The combination of the slim, curved, and transparent stator panel resting on a matching bass, er, base, gives the loudspeaker a design refinement that is rare among loudspeakers. This applies to most MartinLogans, but is worth restating periodically; unlike many loudspeakers that hark back to a time of marquetry or reflect a brutalist school of minimalism, the Montis is one of the few loudspeakers that could be considered attractive by non-audiophiles. It’s the view-through panels; they give the speaker a user-friendly demeanour. According to the manual, Montis is comfortable with any amp from 20-500W, but I’d err on the side of power to drive these speakers the way they’d like to be ridden.
The manual is exceptionally good at describing both the raw and fine tuned installation, and is closer to ‘a good read’ than most. It describes the way to position your speakers, how to fine-tune that positioning (and in particular, what to listen for when fine-tuning), room acoustics, troubleshooting, a history of electrostatics, and more. Some of these aspects relate specifically to MartinLogan speakers or electrostatics, but a lot is solid, universally-applicable audiophile gold for the wannabe loudspeaker installer.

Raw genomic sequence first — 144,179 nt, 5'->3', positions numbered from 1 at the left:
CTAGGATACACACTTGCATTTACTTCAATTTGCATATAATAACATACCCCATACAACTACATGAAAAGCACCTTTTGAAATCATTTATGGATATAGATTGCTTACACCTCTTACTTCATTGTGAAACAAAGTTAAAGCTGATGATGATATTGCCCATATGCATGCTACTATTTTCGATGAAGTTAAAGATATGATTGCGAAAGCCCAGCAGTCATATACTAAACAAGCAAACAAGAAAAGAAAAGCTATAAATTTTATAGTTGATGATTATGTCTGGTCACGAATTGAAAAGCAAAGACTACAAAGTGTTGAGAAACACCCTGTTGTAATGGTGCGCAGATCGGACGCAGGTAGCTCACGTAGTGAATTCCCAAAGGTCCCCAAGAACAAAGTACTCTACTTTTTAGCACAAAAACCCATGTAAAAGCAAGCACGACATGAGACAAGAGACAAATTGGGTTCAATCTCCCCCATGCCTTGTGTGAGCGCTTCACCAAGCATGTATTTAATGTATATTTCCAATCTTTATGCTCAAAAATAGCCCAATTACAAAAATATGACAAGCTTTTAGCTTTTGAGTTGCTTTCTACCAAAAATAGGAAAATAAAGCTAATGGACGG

The loudspeakers benefit from taking the installation seriously, so it’s worth taking time over. The speakers should begin with the centre of the front of the panels roughly 60cm from the rear and side walls respectively, and the listener seated at least as far from the speakers as the distance between the speaker, but not more than twice the distance between the speakers (and not close to the rear wall). You should then adjust toe-in using a torch from the listening chair, and then adjust the speaker position to get the best bass response, stage width, and imaging. The manual suggests a trial-and-error method for final placement which is almost perfect (it misses out on two things in my opinion; that electrostatics frequently need to settle after movement, and to mark out the speaker position with low-tack masking tape at the start of the fine-tune process, for milimetre-accurate adjustment and in case it all goes wrong and you need to re-start the process). In terms of partnering equipment, the Montis is extremely unfussy. It respects great quality audio, but does not demand it, and does not throw a sonic hissy fit if it isn’t partnered with the world’s best sources. The loudspeaker itself is fairly sensitive and capable of playing loud, and not simply ‘loud for an electrostatic’. It works best with some power behind it, and it doesn’t need the gentle touch of Class A to sound good.